Can the Feds Fix Detroit’s Uniquely Terrible Transit System?

There is no better evidence of the sharp social divisions that continue to haunt metro Detroit than the appalling state of its transit system.

When it comes to public transportation, residents of the city of Detroit and suburbanites live in a state of government sanctioned apartheid. They ride fully separate systems, with fully separate sets of maps and noncooperating administrations.

Can Detroit and its suburbs cooperate on a regional transit system in order to draw $300 million in federal funding for light rail? Photo: ##http://drpinna.com/empty-city-streets-now-detroit-17347## DrPenna.com##

Here, urban-suburban tensions are so intense, multiple tries over decades have failed to produce a unified regional transit system. Instead, the suburbs are served by the Suburban Mobility Authority for Regional Transportation (SMART) and the city of Detroit is served by the Detroit Department of Transportation.

And it’s not just a logistical nightmare for riders, it’s a major obstacle to the region’s economy. There is no regional vision for transit, because Detroit — unlike every other major city in the country — still lacks a regional transit system.

But now the federal government is stepping in to help remedy the situation and it’s holding a $300 million bargaining chip. The Federal Transit Administration recently called experts together to brainstorm ways to improve and unify Detroit’s transit system, and Crain’s Detroit reports that FTA chief Peter Rogoff has followed that event up with closed-door meetings to help bring about regional solution. Apparently, the federal government has some concerns about turning over the grant funds needed to realize Detroit’s Woodward Corridor light rail plans with the transit system in its current state.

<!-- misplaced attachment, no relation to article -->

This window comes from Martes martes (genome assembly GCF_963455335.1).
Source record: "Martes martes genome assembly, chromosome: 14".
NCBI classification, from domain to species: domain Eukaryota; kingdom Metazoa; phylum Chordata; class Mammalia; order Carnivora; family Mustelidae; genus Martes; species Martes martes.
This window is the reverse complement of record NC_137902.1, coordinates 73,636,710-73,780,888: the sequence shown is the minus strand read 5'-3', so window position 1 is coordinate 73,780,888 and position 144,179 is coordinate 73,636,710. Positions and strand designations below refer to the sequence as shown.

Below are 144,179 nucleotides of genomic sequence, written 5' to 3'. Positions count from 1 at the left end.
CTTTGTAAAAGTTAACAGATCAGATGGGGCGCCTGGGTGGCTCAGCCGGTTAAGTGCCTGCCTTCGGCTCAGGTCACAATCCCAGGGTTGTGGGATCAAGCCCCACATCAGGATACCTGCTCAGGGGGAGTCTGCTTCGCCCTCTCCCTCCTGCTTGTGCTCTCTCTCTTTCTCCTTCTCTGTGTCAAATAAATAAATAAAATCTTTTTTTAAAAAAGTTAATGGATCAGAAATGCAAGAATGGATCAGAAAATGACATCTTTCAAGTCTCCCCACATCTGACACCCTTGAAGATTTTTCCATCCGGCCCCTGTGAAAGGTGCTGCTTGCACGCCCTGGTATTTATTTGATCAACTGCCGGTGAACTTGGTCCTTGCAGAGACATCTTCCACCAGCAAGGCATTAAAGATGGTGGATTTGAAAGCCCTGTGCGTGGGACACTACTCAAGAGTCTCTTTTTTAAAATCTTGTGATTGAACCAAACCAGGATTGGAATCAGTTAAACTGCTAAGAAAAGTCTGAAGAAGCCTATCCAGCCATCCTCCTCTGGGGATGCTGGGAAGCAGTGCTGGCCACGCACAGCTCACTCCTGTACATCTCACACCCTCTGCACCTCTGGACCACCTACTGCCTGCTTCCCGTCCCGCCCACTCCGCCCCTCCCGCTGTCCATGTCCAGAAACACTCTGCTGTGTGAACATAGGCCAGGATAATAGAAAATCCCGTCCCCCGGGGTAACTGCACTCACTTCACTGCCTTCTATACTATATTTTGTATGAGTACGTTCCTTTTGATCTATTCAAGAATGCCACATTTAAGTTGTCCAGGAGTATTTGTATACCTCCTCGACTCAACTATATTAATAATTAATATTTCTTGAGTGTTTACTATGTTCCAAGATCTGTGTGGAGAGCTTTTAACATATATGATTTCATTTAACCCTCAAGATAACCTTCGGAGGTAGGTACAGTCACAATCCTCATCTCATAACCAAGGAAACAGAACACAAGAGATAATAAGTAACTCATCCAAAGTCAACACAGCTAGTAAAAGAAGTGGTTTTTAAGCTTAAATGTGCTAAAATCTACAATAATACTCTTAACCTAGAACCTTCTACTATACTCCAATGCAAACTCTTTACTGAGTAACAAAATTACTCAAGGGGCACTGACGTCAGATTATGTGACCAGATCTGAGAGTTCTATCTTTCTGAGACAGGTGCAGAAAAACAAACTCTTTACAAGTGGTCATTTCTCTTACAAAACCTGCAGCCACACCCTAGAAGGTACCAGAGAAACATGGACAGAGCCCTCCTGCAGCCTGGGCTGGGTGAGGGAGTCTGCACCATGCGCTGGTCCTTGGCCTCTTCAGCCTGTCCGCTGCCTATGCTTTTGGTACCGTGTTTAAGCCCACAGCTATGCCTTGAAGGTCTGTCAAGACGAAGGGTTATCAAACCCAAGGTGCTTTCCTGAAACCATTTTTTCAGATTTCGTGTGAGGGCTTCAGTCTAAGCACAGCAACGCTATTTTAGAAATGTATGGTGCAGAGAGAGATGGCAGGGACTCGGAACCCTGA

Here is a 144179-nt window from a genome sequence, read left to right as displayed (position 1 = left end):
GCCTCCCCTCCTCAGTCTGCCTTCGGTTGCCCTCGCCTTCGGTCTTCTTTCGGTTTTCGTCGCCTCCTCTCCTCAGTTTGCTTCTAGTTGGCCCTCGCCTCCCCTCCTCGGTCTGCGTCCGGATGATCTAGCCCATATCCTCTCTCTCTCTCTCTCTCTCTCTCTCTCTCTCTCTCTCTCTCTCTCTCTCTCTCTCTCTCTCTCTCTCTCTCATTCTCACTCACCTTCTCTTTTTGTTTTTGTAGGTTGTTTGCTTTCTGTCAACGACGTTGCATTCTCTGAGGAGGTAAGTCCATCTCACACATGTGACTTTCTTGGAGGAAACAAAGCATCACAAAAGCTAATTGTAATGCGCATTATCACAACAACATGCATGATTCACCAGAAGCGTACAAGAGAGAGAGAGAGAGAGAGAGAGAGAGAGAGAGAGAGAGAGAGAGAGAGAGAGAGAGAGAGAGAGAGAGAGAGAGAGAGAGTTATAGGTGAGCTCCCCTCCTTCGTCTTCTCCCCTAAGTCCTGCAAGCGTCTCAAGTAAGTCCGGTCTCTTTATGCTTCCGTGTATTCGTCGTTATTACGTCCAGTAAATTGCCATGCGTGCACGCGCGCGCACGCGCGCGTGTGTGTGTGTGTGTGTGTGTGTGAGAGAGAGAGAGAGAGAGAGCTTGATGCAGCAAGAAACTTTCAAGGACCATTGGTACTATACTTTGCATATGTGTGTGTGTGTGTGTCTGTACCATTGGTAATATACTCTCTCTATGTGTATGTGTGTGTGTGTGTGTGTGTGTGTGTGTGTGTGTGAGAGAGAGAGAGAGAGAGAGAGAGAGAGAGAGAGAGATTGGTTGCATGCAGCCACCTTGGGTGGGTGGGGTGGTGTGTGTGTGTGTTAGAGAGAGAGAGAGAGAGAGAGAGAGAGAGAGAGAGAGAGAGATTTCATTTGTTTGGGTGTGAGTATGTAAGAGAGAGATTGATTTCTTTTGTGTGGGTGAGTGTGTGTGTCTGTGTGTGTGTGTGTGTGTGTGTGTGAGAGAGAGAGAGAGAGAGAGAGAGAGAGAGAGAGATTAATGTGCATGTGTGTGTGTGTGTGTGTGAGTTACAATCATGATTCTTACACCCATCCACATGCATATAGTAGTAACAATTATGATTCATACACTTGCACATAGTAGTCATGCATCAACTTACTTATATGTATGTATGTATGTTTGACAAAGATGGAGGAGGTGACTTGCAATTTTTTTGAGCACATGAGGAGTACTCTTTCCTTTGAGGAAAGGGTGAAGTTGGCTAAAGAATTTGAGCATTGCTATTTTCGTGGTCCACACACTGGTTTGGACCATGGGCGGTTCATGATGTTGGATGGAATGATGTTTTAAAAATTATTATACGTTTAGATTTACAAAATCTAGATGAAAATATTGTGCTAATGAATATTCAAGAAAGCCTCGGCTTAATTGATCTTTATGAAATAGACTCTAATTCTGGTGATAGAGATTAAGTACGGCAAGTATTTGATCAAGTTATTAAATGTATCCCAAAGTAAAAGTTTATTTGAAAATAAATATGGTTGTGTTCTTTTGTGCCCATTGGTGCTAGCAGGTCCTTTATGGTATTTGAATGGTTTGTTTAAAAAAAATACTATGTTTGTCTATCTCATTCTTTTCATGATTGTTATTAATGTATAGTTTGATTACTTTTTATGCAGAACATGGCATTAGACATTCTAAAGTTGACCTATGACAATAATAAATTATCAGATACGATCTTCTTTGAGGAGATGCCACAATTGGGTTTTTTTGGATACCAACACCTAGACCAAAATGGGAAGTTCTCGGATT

For one, the light rail line is intended to extend beyond the city limits into some of the northern suburbs.

“[An RTA] has to happen for the project to achieve its broader utility,” Rogoff told Crain’s. Rogoff also told Crain’s he was concerned that Detroit would raid money from bus transit service in order to support the rail expansion, which is prohibited under the terms of the federal transit grants.

Meanwhile, like most transit systems across the country, both of metro Detroit’s are suffering. But the redundancies that are part of Detroit’s two-system solution only worsen the landscape for the region’s carless masses.

The city of Detroit, for example, has no dedicated revenue stream supporting transit operations. The service is supported by the city’s general funds — also an exceptional case among major cities.

Meanwhile, job opportunities and essential services don’t stop at the city borders. Job sprawl has intensified in recent years. More than three-quarters of the region’s jobs are located at least 10 miles from the urban core. Meanwhile, fully one-third of Detroit households lack access to a private automobile.

“They’re depending on the buses to get them where they need to go,” said Owens. “They’re losing jobs, because if they can’t get to a job on time, they’re going to lose that job.”